grow their intelligence. In my opinion it seems as if there is something hindering her from

moving forward. It seems like the only thing a teacher can really do is submit that there is a

problem and let the school therapists, nurse, and administration handle the rest. A teacher has to

watch the day to day progress of a student which makes it frustrating for the teacher to not see

anything done to help the student. I think that schools need to become more dedicated to helping

students with possible learning disabilities and teachers need to be more aware of watching for

signs.

My Growth in Aspirations

Having experience in an actual classroom was exactly what I needed to assure myself that

I was making the right decision in my college major. Working with a kindergarten class not only

made me positive that I was making the right decision but also gave me insight into what it

entails to work with students that young. I definitely think now that I want to see what first and

second grade looks like. As much as I loved the children I worked with these past few months, in

terms of my career I think I would enjoy working with more independent children and teaching

them a wider curriculum. In this project itself, I grew as a teacher. On my first day I was nervous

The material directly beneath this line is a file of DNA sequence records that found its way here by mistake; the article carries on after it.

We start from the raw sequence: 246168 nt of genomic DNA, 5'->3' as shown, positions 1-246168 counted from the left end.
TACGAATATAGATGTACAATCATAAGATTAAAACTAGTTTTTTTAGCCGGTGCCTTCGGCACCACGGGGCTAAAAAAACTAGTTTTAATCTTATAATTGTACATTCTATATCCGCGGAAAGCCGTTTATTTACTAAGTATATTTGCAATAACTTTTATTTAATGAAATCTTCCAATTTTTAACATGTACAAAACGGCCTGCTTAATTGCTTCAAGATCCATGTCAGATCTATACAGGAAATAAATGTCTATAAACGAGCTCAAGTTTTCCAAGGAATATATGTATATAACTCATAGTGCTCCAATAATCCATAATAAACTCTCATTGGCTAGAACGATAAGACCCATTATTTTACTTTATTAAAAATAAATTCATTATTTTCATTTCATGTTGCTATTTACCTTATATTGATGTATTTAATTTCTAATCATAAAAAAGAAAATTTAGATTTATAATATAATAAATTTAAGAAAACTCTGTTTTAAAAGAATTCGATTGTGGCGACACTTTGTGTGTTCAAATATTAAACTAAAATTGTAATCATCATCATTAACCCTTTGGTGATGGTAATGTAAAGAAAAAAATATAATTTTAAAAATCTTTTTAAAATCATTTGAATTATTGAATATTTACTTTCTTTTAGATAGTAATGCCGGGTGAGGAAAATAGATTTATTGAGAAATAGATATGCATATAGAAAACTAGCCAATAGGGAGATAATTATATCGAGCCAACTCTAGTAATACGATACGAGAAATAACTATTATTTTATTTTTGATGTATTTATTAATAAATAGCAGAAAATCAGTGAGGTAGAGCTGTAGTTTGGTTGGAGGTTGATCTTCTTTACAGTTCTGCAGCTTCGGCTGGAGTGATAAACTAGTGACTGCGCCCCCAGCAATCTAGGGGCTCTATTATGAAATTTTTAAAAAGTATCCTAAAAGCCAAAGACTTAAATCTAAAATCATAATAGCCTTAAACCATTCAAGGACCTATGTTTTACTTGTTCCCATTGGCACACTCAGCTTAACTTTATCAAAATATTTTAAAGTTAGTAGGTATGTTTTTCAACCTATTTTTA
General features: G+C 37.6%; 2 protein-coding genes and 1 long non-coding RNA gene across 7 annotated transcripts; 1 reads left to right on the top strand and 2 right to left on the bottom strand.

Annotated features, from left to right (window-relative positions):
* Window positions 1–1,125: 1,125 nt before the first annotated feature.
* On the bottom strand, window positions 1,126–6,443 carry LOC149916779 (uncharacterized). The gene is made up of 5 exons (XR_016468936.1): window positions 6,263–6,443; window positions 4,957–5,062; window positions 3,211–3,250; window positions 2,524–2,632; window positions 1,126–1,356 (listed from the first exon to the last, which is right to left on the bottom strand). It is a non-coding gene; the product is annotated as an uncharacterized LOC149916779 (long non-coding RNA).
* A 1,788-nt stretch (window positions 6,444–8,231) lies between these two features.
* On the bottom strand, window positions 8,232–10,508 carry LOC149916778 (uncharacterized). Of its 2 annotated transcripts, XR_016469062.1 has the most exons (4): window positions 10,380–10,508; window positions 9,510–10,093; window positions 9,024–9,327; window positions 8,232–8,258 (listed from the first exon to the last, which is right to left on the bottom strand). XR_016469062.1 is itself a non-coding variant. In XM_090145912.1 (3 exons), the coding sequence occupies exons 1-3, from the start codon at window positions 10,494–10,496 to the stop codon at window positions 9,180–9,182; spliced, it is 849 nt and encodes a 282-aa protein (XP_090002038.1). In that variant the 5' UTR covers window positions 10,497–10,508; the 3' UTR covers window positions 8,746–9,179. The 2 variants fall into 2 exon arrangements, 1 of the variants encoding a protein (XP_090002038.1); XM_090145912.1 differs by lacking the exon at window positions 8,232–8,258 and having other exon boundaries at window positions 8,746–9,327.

about interacting with the children and did not want to step in too far and disturb the classroom.

By my last day, I was solving conflicts between students, making sure they followed their

routine, and were doing what they were supposed to be doing. I am much more comfortable

controlling and leading a classroom now. I also now enjoy working individually or in small
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groups with students when they are struggling. The progress with struggling students is more

meaningful because when they finally make that progress they are above and beyond happy.

INTASC Standard and Rationale

INTASC Standard 3: Diverse Learners

The teacher understands how students differ in their approaches to learning and creates

instructional opportunities that are adapted to learners from diverse cultural backgrounds and

with exceptionalities (Rinaldo, 2009).

Rationale: Working in this specific classroom helped me to learn how to adapt to learners that are

bilingual. With students that are bilingual, it becomes crucial to understand that not only are the

students struggling but there are also confused on their individual identity. At home they are

taught to speak and behave one way except at school they are expected to behave another. In my

paper I discussed examples of working with these children and trying to move forward in helping

them to read and write in English. This experience helped me to understand that diverse cultural

backgrounds can be vast and vary. I learned through this experience that it is important to help

the student not lose their identity but also be able to grow their intelligences in a school setting.
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References

PAUL, T. (2011). No, Seriously: No Excuses. New York Times Magazine, 11.

Rinaldo, V. J., Denig, S. J., Sheeran, T. J., Cramer-Benjamin, R., Vermette, P. J., Foote, C. J., &

Smith, R. M. (2009). DEVELOPING THE INTANGIBLE QUALITIES OF GOOD

TEACHING: A SELF-STUDY. Education, 130(1), 42-52.